Stanley H. “Wacky” Arnolt was an American industrialist who had earned his unusual nickname after arriving in Chicago in a 13 foot rowboat fitted with a Sea-Mite marine engine. It earned him a mention in a local Chicago newspaper, and it was the journalist who wrote the piece who first gave him the nickname that would follow him for the rest of his life.
Arnolt was anything but wacky in the traditional sense, he was an astute businessman and an avid amateur racing driver. He had brought the rights to the Sea-Mite marine engine and during WWII he earned a small fortune by building them for small military vessels.
In 1950 Arnolt set up a dealership in Chicago to sell British automobiles, mostly MGs, Rileys, and Morris Minors. He travelled to the Turin Auto Show where he met with Giovanni Bertone of the iconic Italian coachbuilder that bares his name. Arnolt had been drawn to the Bertone stand at the show as they were displaying their custom bodied MGs, and Arnolt fell in love on the spot.
#4 – THE RAMBO LAMBO: 1991 LAMBORGHINI LM002 4×4
The Lamborghini LM002 was quickly dubbed the “Rambo Lambo” when it was unveiled to the public in 1986. Although very few realized it at the time, the LM002 wasn’t just an ostentatious flash in the pan.
Luxury SUVs would quickly become one of the fastest growing sectors in the global automotive marketplace – and Lamborghini had created one of the most extraordinary examples of this new genre almost by accident whilst bidding for a contract with the US Military.
#3 – DNA GARAGE MAZDA RX-3 RACE CAR – 400 BHP TRIPLE ROTOR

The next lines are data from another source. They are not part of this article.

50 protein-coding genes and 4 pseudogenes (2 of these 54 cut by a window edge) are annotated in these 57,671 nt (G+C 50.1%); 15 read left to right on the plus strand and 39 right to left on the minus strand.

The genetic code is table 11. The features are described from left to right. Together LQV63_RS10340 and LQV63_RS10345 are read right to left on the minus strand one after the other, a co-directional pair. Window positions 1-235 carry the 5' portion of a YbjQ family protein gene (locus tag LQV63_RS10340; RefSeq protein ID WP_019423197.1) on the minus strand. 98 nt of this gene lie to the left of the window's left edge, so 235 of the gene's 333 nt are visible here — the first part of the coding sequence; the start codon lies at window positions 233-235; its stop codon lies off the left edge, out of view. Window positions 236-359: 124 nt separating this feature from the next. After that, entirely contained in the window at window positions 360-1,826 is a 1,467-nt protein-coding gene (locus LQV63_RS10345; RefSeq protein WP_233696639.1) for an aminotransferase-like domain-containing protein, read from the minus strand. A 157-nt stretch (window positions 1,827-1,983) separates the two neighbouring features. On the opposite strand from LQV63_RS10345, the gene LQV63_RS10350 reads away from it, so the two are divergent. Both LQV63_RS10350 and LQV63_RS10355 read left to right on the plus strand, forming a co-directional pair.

The car you see here is any self-respecting Mazda-phile’s unicorn. A 1974 RX-3 with a built triple-rotor semi-peripheral port 20B producing 400 bhp. The engine was built by rotary specialists DNA Garage based in Santa Ana, California.
In order to lower weight as much as possible the interior has been completely stripped with all carpets, sound deadening, the dashboard, and rear seats removed. A custom roll cage constructed by RAD Industries has been fitted, along with a Racepak dash, wide fender flares, a subtle rear wing, and finally, it was given a distinctive green and yellow livery reminiscent of the iconic color scheme used by Japanese racing driver Yoshimi Katayama.
#2 – AYRTON SENNA’S ORIGINAL 1993 MCLAREN MP4/8 FORMULA 1 CAR
This McLaren MP4/8 was the car driven by Ayrton Senna to his record-setting 6th win at the Monaco Formula 1 Grand Prix, beating the previous record holder Graham Hill, and setting a record that would remain unbroken to the modern day.
The car that would give Ayrton Senna his final Monaco win is now due to return to the principality in 2018, and be sold on to a new owner. Impressively, the car is in full working order and ready for vintage motorsport competition.
#1 – A RARE AMERICAN ICON – THE 500HP 1959 KELLISON J-4R V8 COUPE
Editor’s Note: This one was a surprise, we didn’t anticipate this car being quite as popular as it was. I think one of the reasons for its popularity is its unusual design and the fact it looks like it’s doing 150 mph while sitting still. The story behind the car is fascinating and well worth a read if you have a few minutes spare.
The Kellison J-4R was the brainchild of USAF pilot James Kellison, a man known for his exceptional intelligence, his deep love for cars, and his fascination with lightweight composites.
In the 1950s the latest and greatest composite was fiberglass, a material that was a precursor to modern composites like carbon fiber, and that offered excellent strength, low weight, and complete rust resistance that made it seem like a miracle material to car manufacturers.
This article and its contents are protected by copyright, and may only be republished with a credit and link back to Silodrome.com - ©2019